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J Immunol. 2001 Jul 15;167(2):1081-9.

Lipopolysaccharide-activated B cells down-regulate Th1 immunity and prevent autoimmune diabetes in nonobese diabetic mice.

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Department of Molecular and Medical Pharmacology, University of California School of Medicine, 10833 Le Conte Avenue, Los Angeles, CA 90095, USA.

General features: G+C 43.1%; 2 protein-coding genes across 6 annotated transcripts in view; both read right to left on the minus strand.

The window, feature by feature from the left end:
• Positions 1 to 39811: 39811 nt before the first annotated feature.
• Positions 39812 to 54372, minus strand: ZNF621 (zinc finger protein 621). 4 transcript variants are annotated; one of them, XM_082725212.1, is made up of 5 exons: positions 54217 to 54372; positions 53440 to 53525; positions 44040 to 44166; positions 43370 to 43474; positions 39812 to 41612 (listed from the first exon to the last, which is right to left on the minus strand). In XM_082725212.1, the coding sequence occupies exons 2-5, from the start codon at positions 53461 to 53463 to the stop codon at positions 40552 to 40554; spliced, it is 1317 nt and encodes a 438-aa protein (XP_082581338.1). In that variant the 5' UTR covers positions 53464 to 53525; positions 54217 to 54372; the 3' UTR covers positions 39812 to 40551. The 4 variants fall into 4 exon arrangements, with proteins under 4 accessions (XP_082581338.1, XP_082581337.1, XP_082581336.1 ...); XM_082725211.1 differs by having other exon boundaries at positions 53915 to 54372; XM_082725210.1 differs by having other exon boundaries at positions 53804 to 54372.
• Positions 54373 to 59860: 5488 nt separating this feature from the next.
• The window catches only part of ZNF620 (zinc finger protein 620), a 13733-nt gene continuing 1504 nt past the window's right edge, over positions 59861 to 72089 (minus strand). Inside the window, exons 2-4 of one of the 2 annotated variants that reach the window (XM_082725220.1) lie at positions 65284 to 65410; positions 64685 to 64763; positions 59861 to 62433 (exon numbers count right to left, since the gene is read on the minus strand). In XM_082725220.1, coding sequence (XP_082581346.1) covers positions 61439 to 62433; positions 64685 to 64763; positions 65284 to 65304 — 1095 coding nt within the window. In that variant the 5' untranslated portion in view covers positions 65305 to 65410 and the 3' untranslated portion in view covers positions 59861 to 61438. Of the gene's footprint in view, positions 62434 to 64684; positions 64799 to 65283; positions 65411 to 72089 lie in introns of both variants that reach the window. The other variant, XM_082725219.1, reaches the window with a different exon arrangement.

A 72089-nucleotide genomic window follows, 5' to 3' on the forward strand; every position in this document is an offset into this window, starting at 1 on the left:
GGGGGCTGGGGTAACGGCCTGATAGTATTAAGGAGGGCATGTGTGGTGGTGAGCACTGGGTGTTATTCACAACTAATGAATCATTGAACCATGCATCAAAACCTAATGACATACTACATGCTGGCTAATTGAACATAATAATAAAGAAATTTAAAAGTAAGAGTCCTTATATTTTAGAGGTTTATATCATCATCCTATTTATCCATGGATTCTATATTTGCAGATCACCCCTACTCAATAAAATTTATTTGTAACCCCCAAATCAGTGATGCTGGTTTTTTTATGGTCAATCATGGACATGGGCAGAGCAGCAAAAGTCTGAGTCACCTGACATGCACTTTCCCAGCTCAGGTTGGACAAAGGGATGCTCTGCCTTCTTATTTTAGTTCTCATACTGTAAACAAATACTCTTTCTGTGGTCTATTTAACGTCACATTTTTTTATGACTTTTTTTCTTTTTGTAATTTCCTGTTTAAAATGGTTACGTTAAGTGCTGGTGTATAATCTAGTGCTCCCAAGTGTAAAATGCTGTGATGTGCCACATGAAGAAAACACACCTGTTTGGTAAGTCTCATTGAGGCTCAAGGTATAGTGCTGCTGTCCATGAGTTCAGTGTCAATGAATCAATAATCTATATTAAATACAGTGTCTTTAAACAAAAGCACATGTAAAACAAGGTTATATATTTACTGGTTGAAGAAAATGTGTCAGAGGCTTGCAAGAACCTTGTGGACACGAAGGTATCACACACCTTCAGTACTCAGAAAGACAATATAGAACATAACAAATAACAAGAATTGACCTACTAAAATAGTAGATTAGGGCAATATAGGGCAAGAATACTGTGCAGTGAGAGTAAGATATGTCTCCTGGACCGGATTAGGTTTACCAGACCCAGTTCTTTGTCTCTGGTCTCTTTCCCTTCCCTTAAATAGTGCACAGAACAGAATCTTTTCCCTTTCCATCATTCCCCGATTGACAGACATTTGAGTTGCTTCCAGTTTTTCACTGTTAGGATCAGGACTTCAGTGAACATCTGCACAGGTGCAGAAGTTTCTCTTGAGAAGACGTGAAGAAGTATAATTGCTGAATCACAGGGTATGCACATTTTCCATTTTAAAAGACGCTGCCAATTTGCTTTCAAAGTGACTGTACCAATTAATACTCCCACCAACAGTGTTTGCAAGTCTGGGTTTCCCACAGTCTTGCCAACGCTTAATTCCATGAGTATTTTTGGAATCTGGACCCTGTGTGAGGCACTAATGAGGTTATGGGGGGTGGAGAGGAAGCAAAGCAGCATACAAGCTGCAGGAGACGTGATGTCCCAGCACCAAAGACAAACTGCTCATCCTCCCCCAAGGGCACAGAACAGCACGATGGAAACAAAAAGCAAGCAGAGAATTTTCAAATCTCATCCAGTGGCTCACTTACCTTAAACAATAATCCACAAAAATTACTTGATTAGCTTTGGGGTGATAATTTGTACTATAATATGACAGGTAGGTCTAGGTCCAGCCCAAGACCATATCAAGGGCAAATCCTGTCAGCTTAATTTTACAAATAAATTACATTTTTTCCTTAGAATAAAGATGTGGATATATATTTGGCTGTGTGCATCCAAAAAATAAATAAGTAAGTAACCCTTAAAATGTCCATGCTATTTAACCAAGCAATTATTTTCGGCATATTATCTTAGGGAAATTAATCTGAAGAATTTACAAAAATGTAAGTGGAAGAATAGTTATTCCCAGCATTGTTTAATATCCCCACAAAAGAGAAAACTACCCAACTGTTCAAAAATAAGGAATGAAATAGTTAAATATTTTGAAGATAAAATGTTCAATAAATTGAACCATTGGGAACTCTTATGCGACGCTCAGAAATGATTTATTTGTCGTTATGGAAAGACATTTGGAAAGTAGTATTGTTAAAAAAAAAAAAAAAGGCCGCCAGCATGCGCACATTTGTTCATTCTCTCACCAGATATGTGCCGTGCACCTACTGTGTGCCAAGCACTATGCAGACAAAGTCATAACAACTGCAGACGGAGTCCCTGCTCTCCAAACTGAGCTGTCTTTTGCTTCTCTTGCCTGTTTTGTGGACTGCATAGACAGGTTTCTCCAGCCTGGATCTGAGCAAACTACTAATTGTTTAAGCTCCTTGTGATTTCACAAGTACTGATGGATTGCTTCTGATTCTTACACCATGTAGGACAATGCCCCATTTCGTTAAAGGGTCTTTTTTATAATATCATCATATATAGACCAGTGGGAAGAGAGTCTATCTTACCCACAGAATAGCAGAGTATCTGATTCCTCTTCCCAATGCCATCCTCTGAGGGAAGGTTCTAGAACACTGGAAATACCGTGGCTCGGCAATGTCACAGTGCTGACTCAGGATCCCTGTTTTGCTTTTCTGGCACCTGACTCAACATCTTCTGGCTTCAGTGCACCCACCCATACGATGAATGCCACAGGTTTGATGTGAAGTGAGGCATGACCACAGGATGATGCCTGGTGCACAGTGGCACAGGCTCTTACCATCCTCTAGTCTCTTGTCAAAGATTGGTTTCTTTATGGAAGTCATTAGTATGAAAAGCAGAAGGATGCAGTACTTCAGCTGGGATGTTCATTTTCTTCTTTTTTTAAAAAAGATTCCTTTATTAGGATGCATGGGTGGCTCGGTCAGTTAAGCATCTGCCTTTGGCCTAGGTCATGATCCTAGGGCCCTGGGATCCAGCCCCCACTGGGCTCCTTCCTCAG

B cells can serve dual roles in modulating T cell immunity through their potent capacity to present Ag and induce regulatory tolerance. Although B cells are necessary components for the initiation of spontaneous T cell autoimmunity to beta cell Ags in nonobese diabetic (NOD) mice, the role of activated B cells in the autoimmune process is poorly understood. In this study, we show that LPS-activated B cells, but not control B cells, express Fas ligand and secrete TGF-beta. Coincubation of diabetogenic T cells with activated B cells in vitro leads to the apoptosis of both T and B lymphocytes. Transfusion of activated B cells, but not control B cells, into prediabetic NOD mice inhibited spontaneous Th1 autoimmunity, but did not promote Th2 responses to beta cell autoantigens. Furthermore, this treatment induced mononuclear cell apoptosis predominantly in the spleen and temporarily impaired the activity of APCs. Cotransfer of activated B cells with diabetogenic splenic T cells prevented the adoptive transfer of type I diabetes mellitus (T1DM) to NOD/scid mice. Importantly, whereas 90% of NOD mice treated with control B cells developed T1DM within 27 wk, <20% of the NOD mice treated with activated B cells became hyperglycemic up to 1 year of age. Our data suggest that activated B cells can down-regulate pathogenic Th1 immunity through triggering the apoptosis of Th1 cells and/or inhibition of APC activity by the secretion of TGF-beta. These findings provide new insights into T-B cell interactions and may aid in the design of new therapies for human T1DM.

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